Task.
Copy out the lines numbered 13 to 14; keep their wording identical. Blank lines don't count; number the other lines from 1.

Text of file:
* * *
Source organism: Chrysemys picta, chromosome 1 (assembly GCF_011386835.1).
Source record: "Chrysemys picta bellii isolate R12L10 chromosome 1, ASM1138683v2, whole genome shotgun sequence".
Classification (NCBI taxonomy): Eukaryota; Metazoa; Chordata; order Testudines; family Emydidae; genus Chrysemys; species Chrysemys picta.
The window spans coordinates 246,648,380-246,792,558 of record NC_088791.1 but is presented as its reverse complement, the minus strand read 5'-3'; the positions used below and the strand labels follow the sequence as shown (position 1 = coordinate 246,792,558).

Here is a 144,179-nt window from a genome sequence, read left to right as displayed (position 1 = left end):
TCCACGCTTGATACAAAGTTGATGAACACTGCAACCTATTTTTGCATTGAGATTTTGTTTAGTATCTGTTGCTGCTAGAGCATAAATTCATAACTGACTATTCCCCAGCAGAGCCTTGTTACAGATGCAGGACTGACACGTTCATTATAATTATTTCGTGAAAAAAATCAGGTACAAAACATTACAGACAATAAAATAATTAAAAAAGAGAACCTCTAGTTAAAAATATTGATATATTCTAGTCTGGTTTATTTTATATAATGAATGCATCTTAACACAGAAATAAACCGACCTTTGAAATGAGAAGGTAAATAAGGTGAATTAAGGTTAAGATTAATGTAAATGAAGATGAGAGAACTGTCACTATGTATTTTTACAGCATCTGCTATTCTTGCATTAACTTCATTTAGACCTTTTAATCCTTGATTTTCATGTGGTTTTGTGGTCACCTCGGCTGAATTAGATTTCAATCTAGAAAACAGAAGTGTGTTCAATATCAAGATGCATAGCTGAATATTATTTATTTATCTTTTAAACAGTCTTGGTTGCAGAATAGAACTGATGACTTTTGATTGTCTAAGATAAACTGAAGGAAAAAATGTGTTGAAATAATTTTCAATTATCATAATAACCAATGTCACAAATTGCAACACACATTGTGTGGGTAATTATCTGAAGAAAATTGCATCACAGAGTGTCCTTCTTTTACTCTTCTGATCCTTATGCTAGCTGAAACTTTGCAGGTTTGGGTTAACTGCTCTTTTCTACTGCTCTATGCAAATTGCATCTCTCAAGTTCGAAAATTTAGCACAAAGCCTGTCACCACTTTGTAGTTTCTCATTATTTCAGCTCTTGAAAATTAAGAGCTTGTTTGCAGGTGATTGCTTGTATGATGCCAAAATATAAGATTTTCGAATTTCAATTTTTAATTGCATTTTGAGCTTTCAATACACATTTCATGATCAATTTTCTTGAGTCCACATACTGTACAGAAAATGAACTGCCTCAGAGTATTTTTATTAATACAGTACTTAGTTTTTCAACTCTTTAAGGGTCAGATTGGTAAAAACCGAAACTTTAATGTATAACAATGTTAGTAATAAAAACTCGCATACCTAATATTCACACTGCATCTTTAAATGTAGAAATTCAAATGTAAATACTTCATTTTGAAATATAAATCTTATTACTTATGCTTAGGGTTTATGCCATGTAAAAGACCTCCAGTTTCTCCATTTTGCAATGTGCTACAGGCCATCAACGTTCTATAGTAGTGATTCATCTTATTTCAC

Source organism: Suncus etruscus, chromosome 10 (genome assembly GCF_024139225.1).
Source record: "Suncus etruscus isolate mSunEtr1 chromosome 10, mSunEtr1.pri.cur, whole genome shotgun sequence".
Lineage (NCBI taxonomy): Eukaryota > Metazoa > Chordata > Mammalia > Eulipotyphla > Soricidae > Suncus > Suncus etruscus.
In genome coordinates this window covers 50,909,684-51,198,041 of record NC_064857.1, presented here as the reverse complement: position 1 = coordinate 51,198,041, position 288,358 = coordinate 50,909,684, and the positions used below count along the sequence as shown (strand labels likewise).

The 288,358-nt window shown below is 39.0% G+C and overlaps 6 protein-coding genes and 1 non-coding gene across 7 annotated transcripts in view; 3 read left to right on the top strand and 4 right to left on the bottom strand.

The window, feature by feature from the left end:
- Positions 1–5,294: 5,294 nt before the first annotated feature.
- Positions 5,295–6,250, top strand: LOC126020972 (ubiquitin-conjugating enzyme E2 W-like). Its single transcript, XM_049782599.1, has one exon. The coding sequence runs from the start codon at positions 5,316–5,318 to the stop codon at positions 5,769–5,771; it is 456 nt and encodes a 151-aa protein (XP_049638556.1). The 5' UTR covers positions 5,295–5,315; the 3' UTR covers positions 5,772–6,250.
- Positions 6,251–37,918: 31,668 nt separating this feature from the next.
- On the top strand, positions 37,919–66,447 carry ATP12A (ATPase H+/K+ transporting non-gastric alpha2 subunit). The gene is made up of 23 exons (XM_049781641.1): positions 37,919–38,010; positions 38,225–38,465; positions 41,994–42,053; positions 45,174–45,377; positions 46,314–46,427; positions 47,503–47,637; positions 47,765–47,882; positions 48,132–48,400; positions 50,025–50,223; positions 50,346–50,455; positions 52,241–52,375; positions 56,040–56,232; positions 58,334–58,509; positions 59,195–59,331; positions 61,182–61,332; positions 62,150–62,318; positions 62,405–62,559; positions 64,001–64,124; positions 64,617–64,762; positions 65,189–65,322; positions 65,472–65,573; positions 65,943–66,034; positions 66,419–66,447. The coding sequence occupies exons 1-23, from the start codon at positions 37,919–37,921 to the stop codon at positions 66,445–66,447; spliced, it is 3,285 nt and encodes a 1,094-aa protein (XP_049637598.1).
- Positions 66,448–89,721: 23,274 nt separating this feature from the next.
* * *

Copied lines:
- Positions 1–5,294: 5,294 nt before the first annotated feature.
- Positions 5,295–6,250, top strand: LOC126020972 (ubiquitin-conjugating enzyme E2 W-like). Its single transcript, XM_049782599.1, has one exon. The coding sequence runs from the start codon at positions 5,316–5,318 to the stop codon at positions 5,769–5,771; it is 456 nt and encodes a 151-aa protein (XP_049638556.1). The 5' UTR covers positions 5,295–5,315; the 3' UTR covers positions 5,772–6,250.